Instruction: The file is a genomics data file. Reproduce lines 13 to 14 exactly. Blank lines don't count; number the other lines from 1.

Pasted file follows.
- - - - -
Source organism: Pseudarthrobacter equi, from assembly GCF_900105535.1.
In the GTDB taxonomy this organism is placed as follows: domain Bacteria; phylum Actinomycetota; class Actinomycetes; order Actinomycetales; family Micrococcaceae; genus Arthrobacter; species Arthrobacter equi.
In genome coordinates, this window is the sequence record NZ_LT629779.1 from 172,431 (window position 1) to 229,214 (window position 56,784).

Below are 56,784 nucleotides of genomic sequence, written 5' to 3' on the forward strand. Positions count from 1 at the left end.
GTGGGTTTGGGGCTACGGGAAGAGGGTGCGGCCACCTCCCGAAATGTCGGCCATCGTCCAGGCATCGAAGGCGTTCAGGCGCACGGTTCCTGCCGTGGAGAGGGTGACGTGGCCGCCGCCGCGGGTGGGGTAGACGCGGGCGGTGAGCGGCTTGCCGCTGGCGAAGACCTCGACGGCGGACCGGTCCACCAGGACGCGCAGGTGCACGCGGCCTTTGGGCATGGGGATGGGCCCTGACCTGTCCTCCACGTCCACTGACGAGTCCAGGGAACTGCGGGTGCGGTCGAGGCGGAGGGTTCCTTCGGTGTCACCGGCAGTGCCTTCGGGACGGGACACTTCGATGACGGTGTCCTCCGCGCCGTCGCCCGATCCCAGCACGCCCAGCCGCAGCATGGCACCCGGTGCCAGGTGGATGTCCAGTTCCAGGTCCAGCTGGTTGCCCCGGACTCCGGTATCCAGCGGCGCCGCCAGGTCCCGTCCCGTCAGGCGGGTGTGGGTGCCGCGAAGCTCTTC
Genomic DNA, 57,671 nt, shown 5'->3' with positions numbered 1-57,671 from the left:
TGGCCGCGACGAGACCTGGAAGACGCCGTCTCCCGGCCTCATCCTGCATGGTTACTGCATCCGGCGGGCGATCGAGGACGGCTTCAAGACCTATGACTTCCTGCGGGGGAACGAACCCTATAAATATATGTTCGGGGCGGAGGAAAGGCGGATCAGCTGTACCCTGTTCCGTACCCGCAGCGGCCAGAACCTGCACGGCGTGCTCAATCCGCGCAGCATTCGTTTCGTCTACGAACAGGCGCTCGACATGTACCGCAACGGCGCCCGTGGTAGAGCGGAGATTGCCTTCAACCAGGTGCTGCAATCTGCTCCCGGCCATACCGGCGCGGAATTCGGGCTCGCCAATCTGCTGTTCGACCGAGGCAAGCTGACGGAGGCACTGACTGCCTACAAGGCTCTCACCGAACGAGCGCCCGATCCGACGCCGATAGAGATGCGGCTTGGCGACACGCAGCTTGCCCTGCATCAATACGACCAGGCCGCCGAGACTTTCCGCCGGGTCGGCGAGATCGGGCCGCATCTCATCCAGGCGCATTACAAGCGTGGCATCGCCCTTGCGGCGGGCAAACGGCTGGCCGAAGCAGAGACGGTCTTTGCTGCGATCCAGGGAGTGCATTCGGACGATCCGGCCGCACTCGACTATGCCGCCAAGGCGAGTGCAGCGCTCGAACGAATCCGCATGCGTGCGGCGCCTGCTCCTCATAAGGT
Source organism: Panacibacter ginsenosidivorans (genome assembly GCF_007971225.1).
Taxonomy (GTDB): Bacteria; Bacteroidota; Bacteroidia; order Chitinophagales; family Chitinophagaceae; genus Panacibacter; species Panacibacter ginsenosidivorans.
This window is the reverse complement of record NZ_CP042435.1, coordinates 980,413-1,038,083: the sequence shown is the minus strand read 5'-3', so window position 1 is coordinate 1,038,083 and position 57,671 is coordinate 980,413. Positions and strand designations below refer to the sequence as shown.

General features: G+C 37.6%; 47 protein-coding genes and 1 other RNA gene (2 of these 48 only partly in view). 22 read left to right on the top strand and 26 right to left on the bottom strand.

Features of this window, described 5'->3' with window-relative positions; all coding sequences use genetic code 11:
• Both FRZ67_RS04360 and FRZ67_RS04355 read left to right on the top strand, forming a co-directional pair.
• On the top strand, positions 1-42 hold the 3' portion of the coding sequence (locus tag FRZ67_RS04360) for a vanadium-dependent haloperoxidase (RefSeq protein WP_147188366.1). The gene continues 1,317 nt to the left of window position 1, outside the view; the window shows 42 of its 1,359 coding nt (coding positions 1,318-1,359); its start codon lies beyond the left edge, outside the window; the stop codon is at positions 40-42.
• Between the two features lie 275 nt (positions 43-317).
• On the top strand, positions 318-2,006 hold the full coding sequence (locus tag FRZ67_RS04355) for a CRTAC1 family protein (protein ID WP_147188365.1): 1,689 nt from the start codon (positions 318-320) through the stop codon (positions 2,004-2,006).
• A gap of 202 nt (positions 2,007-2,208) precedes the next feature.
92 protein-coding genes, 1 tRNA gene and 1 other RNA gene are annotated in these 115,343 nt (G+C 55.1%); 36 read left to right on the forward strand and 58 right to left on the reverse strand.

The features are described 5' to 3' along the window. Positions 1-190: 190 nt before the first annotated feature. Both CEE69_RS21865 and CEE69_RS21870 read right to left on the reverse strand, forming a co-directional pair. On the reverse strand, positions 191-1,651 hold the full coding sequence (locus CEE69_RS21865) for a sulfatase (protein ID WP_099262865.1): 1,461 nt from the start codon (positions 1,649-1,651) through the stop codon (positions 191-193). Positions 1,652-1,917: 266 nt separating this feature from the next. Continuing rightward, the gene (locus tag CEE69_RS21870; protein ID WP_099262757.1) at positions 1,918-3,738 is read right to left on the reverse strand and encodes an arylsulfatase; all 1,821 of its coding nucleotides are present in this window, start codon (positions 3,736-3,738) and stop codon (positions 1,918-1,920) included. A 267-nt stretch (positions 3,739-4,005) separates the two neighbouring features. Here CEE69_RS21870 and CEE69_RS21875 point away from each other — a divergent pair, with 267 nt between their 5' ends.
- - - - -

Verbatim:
• Both FRZ67_RS04360 and FRZ67_RS04355 read left to right on the top strand, forming a co-directional pair.
• On the top strand, positions 1-42 hold the 3' portion of the coding sequence (locus tag FRZ67_RS04360) for a vanadium-dependent haloperoxidase (RefSeq protein WP_147188366.1). The gene continues 1,317 nt to the left of window position 1, outside the view; the window shows 42 of its 1,359 coding nt (coding positions 1,318-1,359); its start codon lies beyond the left edge, outside the window; the stop codon is at positions 40-42.